There is little better on this planet than making a room full of people laugh. It is an addiction that started when I was 10 years old, and not one that I am willing to give up.
I have just finished my first full Edinburgh Fringe, helping to fill the Assembly Gardens’ new Spiegeltent – with laughter. A daunting task, when Al Murray the pub landlord, has just been raising the roof of the venue before you. (It can be quiet intense – performing in tents)
This Spiegeltent (called the Palais Du Variété) was amazing – hand built by a group of Belgian craftsman, and with a £800,000 price tag – it has a luxurious, bohemian, cabaret feel – a bespoke wooden theatre in the round, walled with mirrors, so that each smiling face becomes infinitely reflected.
My face was certainly beaming when Les Enfants Terribles paid me the greatest compliment any actor can receive – when they offered to re-employ me. So I have been back reprising the role I helped create – Gaston Garceau,
the silent (but deadly) master of mime. He is one of a macabre cast of characters in a show that is Cluedo meets Burlesque – ‘The Vaudevillains’. It has brought in some lovely reviews:
“…the best show in town … at home on any West End or Broadway stage…”
5* – Aisling McGuire, TV Bomb
“…flawless, a masterpiece well worth catching before the end of the Fringe….”
5* – Katie Mckenzie, Edinburgh Festivals Magazine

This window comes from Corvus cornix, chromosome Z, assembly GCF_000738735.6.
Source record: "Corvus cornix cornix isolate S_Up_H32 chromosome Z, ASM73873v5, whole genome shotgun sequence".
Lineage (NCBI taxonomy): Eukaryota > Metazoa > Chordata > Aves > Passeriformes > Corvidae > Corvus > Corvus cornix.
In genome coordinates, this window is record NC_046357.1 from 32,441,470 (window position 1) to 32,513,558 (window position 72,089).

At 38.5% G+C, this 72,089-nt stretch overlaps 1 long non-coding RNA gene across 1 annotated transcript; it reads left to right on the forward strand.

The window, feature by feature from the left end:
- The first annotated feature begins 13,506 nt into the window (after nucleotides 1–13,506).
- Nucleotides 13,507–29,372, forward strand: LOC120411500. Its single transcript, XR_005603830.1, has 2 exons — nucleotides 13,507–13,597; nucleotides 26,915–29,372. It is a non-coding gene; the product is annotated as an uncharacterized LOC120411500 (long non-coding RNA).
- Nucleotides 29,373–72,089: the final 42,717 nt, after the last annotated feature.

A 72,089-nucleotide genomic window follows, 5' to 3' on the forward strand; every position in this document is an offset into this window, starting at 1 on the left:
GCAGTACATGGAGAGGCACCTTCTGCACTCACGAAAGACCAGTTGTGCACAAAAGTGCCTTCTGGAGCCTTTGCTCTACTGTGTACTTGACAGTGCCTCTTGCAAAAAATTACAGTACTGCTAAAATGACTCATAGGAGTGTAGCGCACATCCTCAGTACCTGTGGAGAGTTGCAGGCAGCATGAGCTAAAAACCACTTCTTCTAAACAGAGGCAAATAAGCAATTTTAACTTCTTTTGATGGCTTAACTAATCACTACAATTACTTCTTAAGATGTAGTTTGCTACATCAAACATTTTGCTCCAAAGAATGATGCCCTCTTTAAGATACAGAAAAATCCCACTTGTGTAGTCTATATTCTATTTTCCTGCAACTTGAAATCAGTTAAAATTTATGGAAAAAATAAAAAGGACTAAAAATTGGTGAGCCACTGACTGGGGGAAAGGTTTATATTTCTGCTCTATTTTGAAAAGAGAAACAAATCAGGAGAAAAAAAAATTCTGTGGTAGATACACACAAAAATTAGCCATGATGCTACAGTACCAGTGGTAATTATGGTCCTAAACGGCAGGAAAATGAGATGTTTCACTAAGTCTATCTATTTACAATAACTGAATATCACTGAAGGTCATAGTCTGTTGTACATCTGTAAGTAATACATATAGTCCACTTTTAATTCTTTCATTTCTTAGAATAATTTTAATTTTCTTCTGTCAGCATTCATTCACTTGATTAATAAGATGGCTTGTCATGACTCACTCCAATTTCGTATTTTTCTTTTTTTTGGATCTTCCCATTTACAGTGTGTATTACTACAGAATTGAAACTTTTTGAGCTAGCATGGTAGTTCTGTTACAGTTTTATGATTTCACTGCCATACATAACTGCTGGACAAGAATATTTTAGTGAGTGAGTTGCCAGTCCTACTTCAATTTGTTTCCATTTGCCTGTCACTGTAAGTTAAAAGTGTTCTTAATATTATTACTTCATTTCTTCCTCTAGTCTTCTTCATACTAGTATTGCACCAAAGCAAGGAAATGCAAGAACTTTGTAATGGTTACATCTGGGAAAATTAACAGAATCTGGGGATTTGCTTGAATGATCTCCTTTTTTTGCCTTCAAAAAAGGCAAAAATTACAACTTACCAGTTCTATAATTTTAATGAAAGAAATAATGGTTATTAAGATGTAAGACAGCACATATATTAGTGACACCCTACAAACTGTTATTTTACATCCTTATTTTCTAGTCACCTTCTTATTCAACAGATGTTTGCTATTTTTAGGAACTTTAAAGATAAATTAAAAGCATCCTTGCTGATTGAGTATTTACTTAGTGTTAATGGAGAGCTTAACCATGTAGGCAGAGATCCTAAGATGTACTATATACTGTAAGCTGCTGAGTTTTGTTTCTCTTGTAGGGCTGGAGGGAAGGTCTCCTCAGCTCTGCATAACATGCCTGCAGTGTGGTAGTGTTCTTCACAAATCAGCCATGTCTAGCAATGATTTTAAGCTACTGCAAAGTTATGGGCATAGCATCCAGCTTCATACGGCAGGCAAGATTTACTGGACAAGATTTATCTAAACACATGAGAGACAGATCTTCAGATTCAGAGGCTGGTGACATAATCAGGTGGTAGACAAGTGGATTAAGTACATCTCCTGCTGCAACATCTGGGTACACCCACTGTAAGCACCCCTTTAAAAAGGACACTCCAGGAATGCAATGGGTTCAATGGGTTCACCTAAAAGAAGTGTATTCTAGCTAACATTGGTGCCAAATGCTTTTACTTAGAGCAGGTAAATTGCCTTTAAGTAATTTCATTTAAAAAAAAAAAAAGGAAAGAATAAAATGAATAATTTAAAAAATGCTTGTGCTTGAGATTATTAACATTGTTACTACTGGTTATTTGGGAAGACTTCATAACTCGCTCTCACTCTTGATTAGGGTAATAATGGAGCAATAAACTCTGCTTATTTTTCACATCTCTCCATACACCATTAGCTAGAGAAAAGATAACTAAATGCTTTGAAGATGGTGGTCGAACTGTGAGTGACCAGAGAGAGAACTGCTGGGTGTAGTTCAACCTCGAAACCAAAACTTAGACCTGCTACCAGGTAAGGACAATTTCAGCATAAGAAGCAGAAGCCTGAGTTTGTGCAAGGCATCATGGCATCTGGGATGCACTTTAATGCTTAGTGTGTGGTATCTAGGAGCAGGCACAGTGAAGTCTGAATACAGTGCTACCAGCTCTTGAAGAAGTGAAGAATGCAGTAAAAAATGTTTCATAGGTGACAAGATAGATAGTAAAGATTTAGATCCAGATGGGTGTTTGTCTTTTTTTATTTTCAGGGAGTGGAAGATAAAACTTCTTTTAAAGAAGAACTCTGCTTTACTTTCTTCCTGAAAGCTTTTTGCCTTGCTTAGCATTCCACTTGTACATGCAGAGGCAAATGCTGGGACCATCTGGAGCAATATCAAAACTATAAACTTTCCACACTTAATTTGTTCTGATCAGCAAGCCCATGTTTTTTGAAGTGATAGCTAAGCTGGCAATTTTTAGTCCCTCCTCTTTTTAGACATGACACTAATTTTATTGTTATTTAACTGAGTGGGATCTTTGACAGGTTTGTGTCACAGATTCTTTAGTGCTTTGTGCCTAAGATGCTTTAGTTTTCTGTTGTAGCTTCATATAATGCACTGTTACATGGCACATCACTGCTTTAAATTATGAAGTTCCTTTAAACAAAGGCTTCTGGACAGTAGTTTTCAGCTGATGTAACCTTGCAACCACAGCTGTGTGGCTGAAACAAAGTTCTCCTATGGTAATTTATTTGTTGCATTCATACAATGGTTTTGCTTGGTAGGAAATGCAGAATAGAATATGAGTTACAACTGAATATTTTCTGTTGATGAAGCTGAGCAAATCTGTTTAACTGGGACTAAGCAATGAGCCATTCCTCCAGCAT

However, the review of which I’m most proud still comes from Matthew, aged 6, from Layston School. After we brought a TIE show to his school with SNAP Theatre he wrote:
“I’ve just seen ‘Catch A Falling Star’ and I thought it was better than Harry Potter”
It has been an honour working among such a talented group of people on ‘The Vaudevillains’. All the cast play multiple instruments, one even taught himself ventriloquism for the show.
Learning new things is one of the best things about being an actor. For ‘The Lion King’, I spent time at Colchester zoo, learning how to be a hyena.
For SNAP Theatre it was Whipsnade, learning how to be a bear with a sore head. I’ve even visited a farm in my desire to play a realistic Fordson 1932 N-type tractor. I learned how to march to play Sergeant Fred Odd in ‘Whisky Galore’, I was taught mask by Strangeface Theatre Company,
mime by Oli Lansley and James Seagar at LET, and puppetry by Disney’s Will Pearce and John Stefaniuk. Candida Caldicot (now at the RSC) taught me to play descant recorder, plus at NTC I learned how to play the spoons and harmonica and it is also where Gillian Hambleton taught me to play the flowerpots.
Playing the fool, however, I learned all by myself.
Philip will be part of ‘23 Submarines’ this weekend (an original site specific piece for Icon Theatre) and is looking forward to 6 weeks at the Amba Hotel, Charing Cross, playing Manuel in ‘Faulty Towers The Dining Experience’